News & Analysis

Running the numbers on Rashaan Evans’ slow start in Tennessee

Sep 23, 2018; Jacksonville, FL, USA; Tennessee Titans linebacker Rashaan Evans (54) reacts during the first half against the Jacksonville Jaguars at TIAA Bank Field. Mandatory Credit: Douglas DeFelice-USA TODAY Sports

There were few, if any, linebackers from the incoming 2018 draft class that were able to match Rashaan Evans’ athletic and measurable profile. At 6’3” – 230, Evans earned All-SEC first-team honors, despite missing two games, and lived in the backfield with 13 tackles for loss and six sacks with the Crimson Tide last season.

After being selected 22nd overall by the Tennessee Titans, the first-round pick’s progress was slowed due to a hamstring injury to start his rookie campaign. As a result, Evans wasn’t able to see regular season action until he received limited work in Week 3, before making his first start in Week 4 against the Philadelphia Eagles. Injuries early in the season are often the cause of sluggish starts in the NFL for rookies, but with Evans, there might be more to it than that.

The Alabama standout was among the best at stopping the run last season and was a pass-rushing nightmare for college opponents from his linebacker position. Evans finished his year with 26 total pressures, second-most pressures among draft-eligible linebackers, and 24 defensive stops with only three missed tackles against the run. However, his game was not without flaws, as he needed to develop his coverage ability in order to maximize his value as a three-down linebacker at the NFL level.

In his debut start at middle linebacker in Week 4, Evans looked overwhelmed and produced an overall grade of 30.1, second-worst for the week. He recorded only one solo tackle and zero defensive stops in 60 total snaps on defense. He also looked lost at times in coverage, allowing tight end Zach Ertz to do damage over the middle of the field. In total, Evans allowed four catches on five targets for 56 yards with 34 coming after the catch.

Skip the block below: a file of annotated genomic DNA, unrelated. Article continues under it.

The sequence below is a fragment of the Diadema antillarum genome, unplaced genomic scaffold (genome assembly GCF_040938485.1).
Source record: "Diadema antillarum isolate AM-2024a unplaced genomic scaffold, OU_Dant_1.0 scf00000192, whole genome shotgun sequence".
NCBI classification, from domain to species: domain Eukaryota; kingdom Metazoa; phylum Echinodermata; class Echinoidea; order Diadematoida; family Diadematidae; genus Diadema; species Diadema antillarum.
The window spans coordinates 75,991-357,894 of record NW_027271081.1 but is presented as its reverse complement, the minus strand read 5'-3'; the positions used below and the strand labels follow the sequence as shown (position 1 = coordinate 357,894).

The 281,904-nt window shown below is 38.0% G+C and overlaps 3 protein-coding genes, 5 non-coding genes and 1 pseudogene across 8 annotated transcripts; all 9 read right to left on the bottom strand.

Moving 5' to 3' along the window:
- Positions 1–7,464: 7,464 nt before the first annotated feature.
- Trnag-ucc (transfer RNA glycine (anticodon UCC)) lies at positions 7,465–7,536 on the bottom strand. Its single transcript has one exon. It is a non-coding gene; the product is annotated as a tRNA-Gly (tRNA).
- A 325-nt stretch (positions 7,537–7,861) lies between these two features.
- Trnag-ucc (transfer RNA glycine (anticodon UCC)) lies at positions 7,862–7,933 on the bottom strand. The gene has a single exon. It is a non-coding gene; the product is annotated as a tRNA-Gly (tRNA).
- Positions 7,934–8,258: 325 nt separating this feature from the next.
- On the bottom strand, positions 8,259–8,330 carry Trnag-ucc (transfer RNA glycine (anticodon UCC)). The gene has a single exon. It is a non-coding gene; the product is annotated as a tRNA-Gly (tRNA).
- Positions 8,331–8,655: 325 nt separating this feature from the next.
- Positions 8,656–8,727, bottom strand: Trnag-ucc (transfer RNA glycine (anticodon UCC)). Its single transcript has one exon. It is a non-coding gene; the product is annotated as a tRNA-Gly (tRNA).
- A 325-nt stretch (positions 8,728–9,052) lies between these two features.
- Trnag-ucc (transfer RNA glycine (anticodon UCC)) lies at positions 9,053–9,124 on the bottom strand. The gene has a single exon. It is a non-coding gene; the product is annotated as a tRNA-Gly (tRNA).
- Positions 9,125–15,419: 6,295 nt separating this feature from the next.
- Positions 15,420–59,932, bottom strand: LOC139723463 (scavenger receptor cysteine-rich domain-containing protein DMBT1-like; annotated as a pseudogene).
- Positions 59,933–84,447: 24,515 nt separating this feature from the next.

Since then, Evans is slowly showing signs of improvement by earning a higher overall grade in each of the last two weeks (41.7, 59.8). In Week 6 against the Baltimore Ravens, he had his most productive performance to date and showed flashes of potential throughout an otherwise lackluster Titans performance. Evans was at his best against the run, where he tallied six solo tackles and five defensive stops, but his day wasn’t without fault, as he also missed a tackle for the third-straight game.

Evans’ early season injury undeniably slowed his progression, but the change in defensive strategy could also be playing a part. During his final season at Alabama, Evans rushed the passer on 33.6% of passing plays, a top-ten rate among draft-eligible linebackers. Through his first three starts with the Titans, the rookie has only rushed nine times in 80 passing plays (11.3%), which has resulted in Evans being more vulnerable in coverage.

This difference in defensive philosophy has clearly been an adjustment for Evans thus far, but what’s more concerning is that he also hasn’t made a dramatic impact against the run in his three starts. His grade versus the run is just 41.8 this season, and the Titans are allowing 4.53 yards per rush between the tackles, 18th among NFL defenses in Weeks 4-6.

The Titans were hoping for a productive plug-and-play middle linebacker with the selection of Evans in the first round, but the rookie’s limitations have certainly been on display during his first few weeks of action. With that said, it’s still far too early to put a cap on his NFL ceiling despite his slow start. Evans still possesses the elite-level instincts and athleticism needed to make an impact on defense, and will undoubtedly do so in the near future – as long as his development progresses.

Know tomorrow, today. Western Southern Financial Group.

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